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I started out in my working life with ten years as an electronics engineer before waking up one morning in 2003 and deciding I'd much rather study Psychology instead. In 2004 I began at the University of Portsmouth and spent eight very happy years there, during which time I completed a BSc in Psychology; an MSc in Psychological Research Methods and lastly a PhD under the supervision of Professors Aldert Vrij and Lorraine Hope, and Dr Bridget Waller. In my PhD I demonstrated that people who were lying during an investigative style interview performed worse on a secondary task than people who were telling the truth. As a postgraduate I also discovered I had a love for teaching and spent four years as an associate psychology lecturer.

After leaving the University of Portsmouth in 2012 I spent four years in the civil service as a Senior Applied Cognitive Psychologist. This role gave me the opportunity to take what I had learnt in my academic studies and use it on a wide range of real-world problems and within a challenging applied setting. I joined the University of Winchester in October 2016 as a Lecturer in Psychology.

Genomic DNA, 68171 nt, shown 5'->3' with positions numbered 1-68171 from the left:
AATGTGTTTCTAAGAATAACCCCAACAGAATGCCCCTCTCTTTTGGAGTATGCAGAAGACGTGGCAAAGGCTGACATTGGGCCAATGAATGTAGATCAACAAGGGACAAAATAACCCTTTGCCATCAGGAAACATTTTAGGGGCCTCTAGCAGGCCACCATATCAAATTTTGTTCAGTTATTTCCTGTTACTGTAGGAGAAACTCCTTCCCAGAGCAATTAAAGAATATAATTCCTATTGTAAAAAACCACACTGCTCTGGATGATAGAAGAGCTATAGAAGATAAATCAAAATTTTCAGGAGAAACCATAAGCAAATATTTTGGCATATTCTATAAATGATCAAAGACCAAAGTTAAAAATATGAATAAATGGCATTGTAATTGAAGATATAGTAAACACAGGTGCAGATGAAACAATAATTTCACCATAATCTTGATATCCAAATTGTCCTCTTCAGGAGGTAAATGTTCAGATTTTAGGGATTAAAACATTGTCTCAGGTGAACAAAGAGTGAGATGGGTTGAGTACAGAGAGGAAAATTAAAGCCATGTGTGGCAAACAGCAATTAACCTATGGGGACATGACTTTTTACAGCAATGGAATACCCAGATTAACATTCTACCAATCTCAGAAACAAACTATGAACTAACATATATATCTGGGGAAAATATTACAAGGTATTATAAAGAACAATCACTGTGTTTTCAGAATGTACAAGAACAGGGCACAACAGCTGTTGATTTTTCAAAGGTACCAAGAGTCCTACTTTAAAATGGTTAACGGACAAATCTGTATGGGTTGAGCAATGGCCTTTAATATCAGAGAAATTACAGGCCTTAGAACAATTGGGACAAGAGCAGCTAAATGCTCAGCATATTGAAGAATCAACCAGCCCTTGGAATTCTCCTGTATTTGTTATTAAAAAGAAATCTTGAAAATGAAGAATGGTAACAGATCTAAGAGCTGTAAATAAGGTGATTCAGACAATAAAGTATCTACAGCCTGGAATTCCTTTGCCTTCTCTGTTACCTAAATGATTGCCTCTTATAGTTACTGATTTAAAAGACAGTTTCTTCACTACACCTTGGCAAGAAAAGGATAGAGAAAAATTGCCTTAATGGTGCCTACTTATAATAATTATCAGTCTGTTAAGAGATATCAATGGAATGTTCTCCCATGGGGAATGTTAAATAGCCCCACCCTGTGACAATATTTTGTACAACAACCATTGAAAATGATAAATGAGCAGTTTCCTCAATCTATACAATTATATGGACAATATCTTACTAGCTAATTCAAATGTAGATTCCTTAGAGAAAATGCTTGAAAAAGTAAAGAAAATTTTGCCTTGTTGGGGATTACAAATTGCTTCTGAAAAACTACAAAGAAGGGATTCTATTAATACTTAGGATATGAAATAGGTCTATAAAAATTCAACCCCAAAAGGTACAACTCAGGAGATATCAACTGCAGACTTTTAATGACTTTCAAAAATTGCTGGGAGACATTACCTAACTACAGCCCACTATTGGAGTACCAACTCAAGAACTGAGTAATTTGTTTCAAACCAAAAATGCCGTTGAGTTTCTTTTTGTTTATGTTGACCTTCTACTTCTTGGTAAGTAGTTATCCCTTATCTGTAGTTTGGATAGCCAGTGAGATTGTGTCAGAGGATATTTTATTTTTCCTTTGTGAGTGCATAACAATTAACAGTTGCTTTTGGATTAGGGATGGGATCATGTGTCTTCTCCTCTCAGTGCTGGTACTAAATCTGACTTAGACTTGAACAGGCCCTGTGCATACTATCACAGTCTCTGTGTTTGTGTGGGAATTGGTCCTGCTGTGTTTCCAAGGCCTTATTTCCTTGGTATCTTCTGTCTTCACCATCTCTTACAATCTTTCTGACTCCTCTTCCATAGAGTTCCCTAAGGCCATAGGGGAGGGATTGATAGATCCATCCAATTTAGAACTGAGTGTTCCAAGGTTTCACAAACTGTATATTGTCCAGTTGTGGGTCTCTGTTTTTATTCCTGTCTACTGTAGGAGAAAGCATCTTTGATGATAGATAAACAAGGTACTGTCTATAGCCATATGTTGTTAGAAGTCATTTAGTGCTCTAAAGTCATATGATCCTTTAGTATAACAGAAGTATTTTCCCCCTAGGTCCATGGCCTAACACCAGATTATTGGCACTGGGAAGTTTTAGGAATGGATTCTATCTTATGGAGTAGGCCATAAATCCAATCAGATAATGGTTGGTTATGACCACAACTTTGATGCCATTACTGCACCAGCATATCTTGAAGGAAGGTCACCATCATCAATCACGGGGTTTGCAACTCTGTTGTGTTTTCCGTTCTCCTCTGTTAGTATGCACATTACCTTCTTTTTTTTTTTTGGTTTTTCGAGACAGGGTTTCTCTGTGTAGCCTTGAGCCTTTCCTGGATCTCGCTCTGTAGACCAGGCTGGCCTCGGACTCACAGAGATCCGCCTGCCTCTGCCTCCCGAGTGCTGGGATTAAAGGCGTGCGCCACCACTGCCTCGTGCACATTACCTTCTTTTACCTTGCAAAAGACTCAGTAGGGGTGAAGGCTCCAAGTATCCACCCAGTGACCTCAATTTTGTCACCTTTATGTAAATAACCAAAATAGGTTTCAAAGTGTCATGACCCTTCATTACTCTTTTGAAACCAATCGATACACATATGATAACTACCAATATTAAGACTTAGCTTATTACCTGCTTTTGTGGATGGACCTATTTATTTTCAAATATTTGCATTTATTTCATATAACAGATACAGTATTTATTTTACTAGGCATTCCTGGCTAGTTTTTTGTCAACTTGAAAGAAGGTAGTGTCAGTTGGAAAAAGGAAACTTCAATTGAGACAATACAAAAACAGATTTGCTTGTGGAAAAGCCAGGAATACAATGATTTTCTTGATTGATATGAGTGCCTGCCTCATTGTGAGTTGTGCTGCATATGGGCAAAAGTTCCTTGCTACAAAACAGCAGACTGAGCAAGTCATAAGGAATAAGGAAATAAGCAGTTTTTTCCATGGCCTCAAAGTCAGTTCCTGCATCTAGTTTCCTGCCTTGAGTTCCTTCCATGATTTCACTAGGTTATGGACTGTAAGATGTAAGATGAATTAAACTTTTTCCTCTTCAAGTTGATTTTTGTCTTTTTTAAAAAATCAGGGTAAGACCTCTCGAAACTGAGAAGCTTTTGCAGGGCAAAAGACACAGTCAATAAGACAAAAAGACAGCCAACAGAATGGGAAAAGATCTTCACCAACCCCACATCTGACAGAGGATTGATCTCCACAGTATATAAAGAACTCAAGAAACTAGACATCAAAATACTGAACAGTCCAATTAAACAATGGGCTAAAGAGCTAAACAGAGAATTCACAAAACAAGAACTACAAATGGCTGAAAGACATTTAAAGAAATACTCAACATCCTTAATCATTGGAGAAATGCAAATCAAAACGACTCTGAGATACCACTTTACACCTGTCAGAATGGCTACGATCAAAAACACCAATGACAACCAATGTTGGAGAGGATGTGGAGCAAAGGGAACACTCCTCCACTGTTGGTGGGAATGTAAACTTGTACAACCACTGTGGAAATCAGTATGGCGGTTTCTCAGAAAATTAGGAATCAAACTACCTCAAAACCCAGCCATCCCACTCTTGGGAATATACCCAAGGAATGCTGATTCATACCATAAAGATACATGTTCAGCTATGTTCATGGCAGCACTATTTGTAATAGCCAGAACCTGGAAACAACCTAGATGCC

• Deeb H., Vrij, A,. Hope, L., Mann. S,. Granhag, P-A, & Lancaster, G. (2016) Suspects' consistency in statements concerning two events when different question formats are used. Journal of Investigative Psychology and Offender Profiling 14 (1). pp. 74-87.
  • Lancaster, G. L. J., Vrij, A., Hope, L., & Waller, B. (2013). Sorting the liars from the truth tellers: the benefits of asking unanticipated questions on lie detection. Applied Cognitive Psychology, 27(1), 107-114.
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